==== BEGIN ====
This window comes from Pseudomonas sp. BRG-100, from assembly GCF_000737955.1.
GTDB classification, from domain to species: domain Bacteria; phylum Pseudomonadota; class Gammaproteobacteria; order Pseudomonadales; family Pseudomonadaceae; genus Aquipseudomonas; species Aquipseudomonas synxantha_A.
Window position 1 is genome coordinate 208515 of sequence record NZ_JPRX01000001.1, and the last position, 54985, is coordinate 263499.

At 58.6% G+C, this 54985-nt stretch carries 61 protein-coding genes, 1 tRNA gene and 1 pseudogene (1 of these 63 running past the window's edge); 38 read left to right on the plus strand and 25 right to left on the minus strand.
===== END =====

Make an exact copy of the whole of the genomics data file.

This window comes from Pseudomonas sp. BRG-100, from assembly GCF_000737955.1.
GTDB classification, from domain to species: domain Bacteria; phylum Pseudomonadota; class Gammaproteobacteria; order Pseudomonadales; family Pseudomonadaceae; genus Aquipseudomonas; species Aquipseudomonas synxantha_A.
Window position 1 is genome coordinate 208515 of sequence record NZ_JPRX01000001.1, and the last position, 54985, is coordinate 263499.

At 58.6% G+C, this 54985-nt stretch carries 61 protein-coding genes, 1 tRNA gene and 1 pseudogene (1 of these 63 running past the window's edge); 38 read left to right on the plus strand and 25 right to left on the minus strand.